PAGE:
Meanwhile, the upmarket image for the grape in the US especially has been damaged by the success of inexpensive Australian Shiraz, particularly sold under the brand Yellow Tail. Or so I’m told. And in this market particularly, where fashion is so important to sales – and wine is almost entirely merchandised by variety – one major player in the market commented that if the wine says Syrah on the label, it doesn’t move, but if you take it off, it can become a best-seller. The implication being that people actually love the taste of Syrah, just not the image.

But while commerciality is key in the wine industry, our Global Masters tastings seek to identify the sources of quality – by place and producer. Now, while the base level may be unusually high for Syrah, there are of course areas where the results are much better than others, and, as this year’s results show, some of these come as no surprise (Barossa, Hermitage), others are a revelation (Turkey, Greece, Switzerland…). So, whatever the source, let’s consider the standouts.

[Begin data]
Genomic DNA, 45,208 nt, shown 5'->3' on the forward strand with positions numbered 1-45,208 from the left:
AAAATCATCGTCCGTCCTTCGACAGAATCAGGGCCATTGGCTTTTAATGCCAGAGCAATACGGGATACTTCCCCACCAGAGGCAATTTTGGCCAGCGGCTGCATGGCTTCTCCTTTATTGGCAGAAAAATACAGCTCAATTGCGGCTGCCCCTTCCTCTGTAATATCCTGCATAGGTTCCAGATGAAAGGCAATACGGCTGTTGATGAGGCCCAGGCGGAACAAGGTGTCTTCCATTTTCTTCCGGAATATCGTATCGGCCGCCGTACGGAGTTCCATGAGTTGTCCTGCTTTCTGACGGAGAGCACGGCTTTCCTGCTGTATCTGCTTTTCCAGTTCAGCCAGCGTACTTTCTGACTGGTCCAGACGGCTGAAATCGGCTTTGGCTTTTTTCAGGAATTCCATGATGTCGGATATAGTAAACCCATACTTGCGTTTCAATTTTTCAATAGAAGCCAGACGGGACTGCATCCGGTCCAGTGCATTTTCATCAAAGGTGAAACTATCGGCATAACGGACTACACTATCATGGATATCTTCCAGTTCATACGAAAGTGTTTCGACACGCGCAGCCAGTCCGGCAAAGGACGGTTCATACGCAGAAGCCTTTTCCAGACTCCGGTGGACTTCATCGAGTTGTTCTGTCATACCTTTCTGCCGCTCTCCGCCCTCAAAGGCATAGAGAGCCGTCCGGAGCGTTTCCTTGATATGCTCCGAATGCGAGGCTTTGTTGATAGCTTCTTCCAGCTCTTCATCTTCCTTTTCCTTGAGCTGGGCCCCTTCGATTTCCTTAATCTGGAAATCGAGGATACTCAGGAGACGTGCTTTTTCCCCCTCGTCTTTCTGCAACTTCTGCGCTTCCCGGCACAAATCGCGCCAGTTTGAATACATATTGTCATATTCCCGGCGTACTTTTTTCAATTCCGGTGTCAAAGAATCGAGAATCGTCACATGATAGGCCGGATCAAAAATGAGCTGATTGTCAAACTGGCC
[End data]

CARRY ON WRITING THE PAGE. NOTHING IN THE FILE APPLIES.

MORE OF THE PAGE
Now, while there were plenty of pleasing reds sub £10, the first Gold medal winners were seen once we had surpassed that key price point. As is so often the case with wine, the price-quality sweet spot comes above £12, and, if I was to choose a price band where you can maximise the amount of wine you can get for your buck, it would probably be beyond £12 and below £19 for Syrah. But even at £15 or lower, we saw some brilliant wines, notably from Washington State’s Ste Michelle, as well as the Barossa (Graham Norton, Andrew Peace, Wakefield/Taylors), Colchagua (MontGras) and Florina in Greece, where it seems that Syrah reaches delicious completion when blended with a touch of this nation’s native Xinomavro at the country’s Alpha Estate.

Over £15 but still below £20, and the number of Golds increased dramatically, with Argentina (Trivento, MP Wines) this time featuring, as well as Turkey (Kavaklidere), and New Zealand (Church Road). Among the blends, we also had our first Master, which was impressive at this still relatively low price, with Kalleske’s Moppa Shiraz benefitting from a touch of Petit Verdot and Viognier, giving some added structure and aromatics respectively to this intense, juicy and soft Barossa Shiraz.